Credit Swaps in U.S. Fall Most in 6 Days; Momentive Plans Bonds
A gauge of U.S. corporate credit risk fell the most in six days after first-time claims for unemployment benefits in the U.S. unexpectedly decreased last week.
The Markit CDX North America Investment Grade Index, a credit-default swaps benchmark that investors use to hedge against losses or to speculate on creditworthiness, dropped 1.7 basis points to a mid-price of 97.3 basis points at 4:56 p.m. in New York, according to prices compiled by Bloomberg. Contracts tied to Sprint Nextel Corp. (S) declined to the lowest in more than a year amid reports of a partial takeover.
The swaps measure plunged as applications for jobless benefits fell 30,000 to 339,000 in the week ended Oct. 6, Labor Department figures showed today, reassuring investors that the economy is improving, which would give a boost to corporate creditworthiness. That’s the fewest first-time claims since February 2008. Standard & Poor’s lowered Spain’s debt rating yesterday two levels to BBB-, one step above junk.
Investors think that because of the downgrade “maybe now Spain won’t have a choice and maybe they will be forced into requesting a bailout,” Noel Hebert, chief investment officer at Bethlehem, Pennsylvania-based Concannon Wealth Management LLC, said in a telephone interview. “And when you tack on the jobs numbers today” credit risk is seen to lessen, he said.
The credit-swaps index typically falls as investor confidence improves and rises as it deteriorates. The contracts pay the buyer face value if a borrower fails to meet its obligations, less the value of the defaulted debt. A basis point equals $1,000 annually on a contract protecting $10 million of debt.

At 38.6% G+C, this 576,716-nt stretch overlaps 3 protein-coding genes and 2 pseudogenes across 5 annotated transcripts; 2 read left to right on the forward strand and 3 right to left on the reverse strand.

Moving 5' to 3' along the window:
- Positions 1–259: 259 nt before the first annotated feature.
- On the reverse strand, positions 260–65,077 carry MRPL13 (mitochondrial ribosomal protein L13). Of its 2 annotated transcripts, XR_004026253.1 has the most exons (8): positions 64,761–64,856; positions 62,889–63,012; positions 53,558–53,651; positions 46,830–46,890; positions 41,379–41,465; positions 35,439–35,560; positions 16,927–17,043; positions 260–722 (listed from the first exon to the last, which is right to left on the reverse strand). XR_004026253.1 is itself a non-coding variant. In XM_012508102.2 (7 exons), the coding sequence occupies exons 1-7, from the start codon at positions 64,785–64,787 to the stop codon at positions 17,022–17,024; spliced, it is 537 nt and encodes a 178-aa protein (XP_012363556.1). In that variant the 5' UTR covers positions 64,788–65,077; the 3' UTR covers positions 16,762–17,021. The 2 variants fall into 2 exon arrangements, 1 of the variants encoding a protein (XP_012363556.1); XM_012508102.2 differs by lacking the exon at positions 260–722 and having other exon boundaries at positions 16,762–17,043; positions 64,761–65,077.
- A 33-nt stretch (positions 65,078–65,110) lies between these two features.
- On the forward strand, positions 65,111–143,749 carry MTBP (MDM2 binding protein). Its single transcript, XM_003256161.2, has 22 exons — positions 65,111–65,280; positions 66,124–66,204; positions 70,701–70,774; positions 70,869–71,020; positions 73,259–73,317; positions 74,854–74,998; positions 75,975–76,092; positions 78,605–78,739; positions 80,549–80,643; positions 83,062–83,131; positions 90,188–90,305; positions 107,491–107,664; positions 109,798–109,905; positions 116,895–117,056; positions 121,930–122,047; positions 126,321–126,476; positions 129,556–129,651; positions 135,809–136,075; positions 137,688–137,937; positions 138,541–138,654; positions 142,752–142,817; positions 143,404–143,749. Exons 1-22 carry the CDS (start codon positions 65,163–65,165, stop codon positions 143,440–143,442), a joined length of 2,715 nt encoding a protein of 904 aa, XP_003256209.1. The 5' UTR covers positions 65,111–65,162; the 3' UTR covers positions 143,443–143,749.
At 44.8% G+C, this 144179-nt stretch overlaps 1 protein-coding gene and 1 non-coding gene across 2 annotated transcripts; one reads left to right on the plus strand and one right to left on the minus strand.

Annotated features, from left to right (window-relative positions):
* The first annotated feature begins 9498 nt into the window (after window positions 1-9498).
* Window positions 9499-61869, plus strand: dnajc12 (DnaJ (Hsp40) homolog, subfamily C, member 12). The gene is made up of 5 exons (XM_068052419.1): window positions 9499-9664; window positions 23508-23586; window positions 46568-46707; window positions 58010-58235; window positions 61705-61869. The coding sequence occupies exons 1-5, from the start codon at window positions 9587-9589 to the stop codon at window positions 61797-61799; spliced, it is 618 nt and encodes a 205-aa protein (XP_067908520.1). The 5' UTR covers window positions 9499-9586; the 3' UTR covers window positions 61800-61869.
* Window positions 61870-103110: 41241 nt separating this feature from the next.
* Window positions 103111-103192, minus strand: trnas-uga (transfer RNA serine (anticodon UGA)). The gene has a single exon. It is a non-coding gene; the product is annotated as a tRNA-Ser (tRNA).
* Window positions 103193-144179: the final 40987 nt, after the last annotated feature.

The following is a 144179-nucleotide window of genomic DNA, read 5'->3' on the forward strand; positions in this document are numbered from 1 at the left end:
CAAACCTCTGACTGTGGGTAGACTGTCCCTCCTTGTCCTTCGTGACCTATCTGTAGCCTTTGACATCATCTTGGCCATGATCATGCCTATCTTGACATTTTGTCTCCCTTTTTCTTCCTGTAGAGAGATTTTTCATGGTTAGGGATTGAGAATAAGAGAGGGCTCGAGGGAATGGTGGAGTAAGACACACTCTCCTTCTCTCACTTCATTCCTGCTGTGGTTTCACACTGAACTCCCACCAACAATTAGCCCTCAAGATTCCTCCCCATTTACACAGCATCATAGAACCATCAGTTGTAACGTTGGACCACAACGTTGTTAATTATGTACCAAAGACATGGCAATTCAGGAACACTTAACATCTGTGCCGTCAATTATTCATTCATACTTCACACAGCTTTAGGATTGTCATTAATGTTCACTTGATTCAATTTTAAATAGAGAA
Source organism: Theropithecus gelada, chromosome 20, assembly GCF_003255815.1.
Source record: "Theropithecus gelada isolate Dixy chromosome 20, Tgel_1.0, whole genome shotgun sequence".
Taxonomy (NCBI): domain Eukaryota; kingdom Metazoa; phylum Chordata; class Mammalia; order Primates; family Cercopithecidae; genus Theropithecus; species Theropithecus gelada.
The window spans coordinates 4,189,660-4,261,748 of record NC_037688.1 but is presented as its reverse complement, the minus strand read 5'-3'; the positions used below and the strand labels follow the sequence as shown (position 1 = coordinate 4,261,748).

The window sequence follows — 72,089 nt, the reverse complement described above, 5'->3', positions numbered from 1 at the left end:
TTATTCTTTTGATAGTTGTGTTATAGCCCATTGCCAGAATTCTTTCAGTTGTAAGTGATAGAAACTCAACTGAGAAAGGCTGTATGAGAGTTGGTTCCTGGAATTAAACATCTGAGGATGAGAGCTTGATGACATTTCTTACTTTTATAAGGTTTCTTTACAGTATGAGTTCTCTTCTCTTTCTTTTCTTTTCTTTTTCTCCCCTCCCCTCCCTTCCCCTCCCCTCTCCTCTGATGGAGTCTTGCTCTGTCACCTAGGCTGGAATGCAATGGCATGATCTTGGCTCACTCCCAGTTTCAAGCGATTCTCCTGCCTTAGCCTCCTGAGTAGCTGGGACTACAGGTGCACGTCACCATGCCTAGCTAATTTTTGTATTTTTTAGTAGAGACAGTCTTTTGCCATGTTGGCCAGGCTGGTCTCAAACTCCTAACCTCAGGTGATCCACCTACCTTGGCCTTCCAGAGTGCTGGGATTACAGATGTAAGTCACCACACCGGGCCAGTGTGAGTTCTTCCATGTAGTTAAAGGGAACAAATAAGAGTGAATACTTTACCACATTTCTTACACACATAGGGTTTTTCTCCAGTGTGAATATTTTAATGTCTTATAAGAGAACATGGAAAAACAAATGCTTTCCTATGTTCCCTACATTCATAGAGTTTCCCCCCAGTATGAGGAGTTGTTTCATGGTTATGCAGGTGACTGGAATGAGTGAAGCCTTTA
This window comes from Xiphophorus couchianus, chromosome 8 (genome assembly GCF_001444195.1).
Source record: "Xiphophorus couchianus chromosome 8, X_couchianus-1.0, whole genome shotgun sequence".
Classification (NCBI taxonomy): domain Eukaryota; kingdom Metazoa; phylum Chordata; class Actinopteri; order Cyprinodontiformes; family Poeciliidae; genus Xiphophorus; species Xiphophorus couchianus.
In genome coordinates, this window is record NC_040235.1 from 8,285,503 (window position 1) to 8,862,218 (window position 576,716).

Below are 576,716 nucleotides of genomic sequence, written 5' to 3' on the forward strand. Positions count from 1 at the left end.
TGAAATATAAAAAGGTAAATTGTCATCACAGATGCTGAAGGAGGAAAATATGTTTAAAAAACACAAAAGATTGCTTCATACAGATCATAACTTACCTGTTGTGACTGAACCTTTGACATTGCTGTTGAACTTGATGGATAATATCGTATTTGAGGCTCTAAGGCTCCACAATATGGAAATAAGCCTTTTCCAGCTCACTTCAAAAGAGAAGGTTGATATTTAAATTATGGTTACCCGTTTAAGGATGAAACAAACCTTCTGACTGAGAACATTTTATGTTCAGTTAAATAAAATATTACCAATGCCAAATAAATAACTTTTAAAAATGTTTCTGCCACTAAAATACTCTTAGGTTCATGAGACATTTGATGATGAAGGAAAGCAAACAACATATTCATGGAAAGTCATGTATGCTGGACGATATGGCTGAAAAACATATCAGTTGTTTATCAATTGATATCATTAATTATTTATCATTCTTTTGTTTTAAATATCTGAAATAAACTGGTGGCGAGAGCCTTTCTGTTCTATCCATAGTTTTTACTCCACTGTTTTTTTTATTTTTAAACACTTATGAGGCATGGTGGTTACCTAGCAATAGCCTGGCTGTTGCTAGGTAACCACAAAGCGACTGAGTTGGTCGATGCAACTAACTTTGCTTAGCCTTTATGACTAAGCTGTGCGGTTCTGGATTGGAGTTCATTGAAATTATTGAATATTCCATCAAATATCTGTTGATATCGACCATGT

Momentive Performance Materials Holdings LLC (MPM), the silicone production unit of Apollo Global Management LLC (APO), may issue $1.1 billion of eight-year bonds to yield from 8.75 percent to 9 percent, according to a person familiar with the transaction, who asked not to be identified because the terms aren’t set.
The proceeds will be used to repay the company’s senior secured credit facilities, to purchase, redeem or discharge its $200 million of 12.5 percent, second-lien notes and for general corporate purposes, Columbus, Ohio-based Momentive said in a statement today.
The average relative yield on speculative-grade debt narrowed 2 basis points, led by spreads on the bonds of communications companies, which fell 15 basis points, Bloomberg data show. Average spreads on investment-grade debt narrowed 1 basis point, the data show.
Contracts protecting against Sprint’s default plummeted 137.2 basis points to 358.3 basis points, the lowest since July 2011, as of 3:30 p.m. in New York, according to data provider CMA, which is owned by McGraw-Hill Cos. and compiles prices quoted by dealers in the privately negotiated market. That means investors would pay $358,300 annually to protect $10 million of the company’s debt for five years.
Sprint said it’s in talks with Softbank Corp. (9984) for a “substantial investment” from Japan’s third-largest mobile- phone company. The deal may involve Softbank taking a stake of as much as 75 percent of Sprint, according to a person familiar with the matter, who asked not to be identified because the discussions are private.
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